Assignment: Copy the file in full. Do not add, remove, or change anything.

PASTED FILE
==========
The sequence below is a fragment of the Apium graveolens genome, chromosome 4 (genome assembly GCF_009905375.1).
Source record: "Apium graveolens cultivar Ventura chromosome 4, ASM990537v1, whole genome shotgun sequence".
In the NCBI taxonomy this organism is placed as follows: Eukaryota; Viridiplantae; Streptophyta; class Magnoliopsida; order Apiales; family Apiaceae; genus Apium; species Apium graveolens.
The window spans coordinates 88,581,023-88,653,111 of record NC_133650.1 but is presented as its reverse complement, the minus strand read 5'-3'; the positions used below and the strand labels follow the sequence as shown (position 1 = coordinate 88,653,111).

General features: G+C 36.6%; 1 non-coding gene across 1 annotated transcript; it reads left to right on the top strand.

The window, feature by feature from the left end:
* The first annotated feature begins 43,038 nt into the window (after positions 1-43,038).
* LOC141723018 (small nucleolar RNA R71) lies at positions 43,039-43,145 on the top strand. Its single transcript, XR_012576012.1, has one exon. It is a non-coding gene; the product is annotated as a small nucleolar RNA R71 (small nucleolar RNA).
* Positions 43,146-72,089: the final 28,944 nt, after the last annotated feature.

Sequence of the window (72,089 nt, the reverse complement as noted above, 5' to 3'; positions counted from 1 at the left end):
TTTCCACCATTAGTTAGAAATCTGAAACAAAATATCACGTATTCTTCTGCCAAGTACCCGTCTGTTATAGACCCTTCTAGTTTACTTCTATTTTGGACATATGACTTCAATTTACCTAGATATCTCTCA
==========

The sequence below is a fragment of the Apium graveolens genome, chromosome 4 (genome assembly GCF_009905375.1).
Source record: "Apium graveolens cultivar Ventura chromosome 4, ASM990537v1, whole genome shotgun sequence".
In the NCBI taxonomy this organism is placed as follows: Eukaryota; Viridiplantae; Streptophyta; class Magnoliopsida; order Apiales; family Apiaceae; genus Apium; species Apium graveolens.
The window spans coordinates 88,581,023-88,653,111 of record NC_133650.1 but is presented as its reverse complement, the minus strand read 5'-3'; the positions used below and the strand labels follow the sequence as shown (position 1 = coordinate 88,653,111).

General features: G+C 36.6%; 1 non-coding gene across 1 annotated transcript; it reads left to right on the top strand.

The window, feature by feature from the left end:
* The first annotated feature begins 43,038 nt into the window (after positions 1-43,038).
* LOC141723018 (small nucleolar RNA R71) lies at positions 43,039-43,145 on the top strand. Its single transcript, XR_012576012.1, has one exon. It is a non-coding gene; the product is annotated as a small nucleolar RNA R71 (small nucleolar RNA).
* Positions 43,146-72,089: the final 28,944 nt, after the last annotated feature.

Sequence of the window (72,089 nt, the reverse complement as noted above, 5' to 3'; positions counted from 1 at the left end):
TTTCCACCATTAGTTAGAAATCTGAAACAAAATATCACGTATTCTTCTGCCAAGTACCCGTCTGTTATAGACCCTTCTAGTTTACTTCTATTTTGGACATATGACTTCAATTTACCTAGATATCTCTCA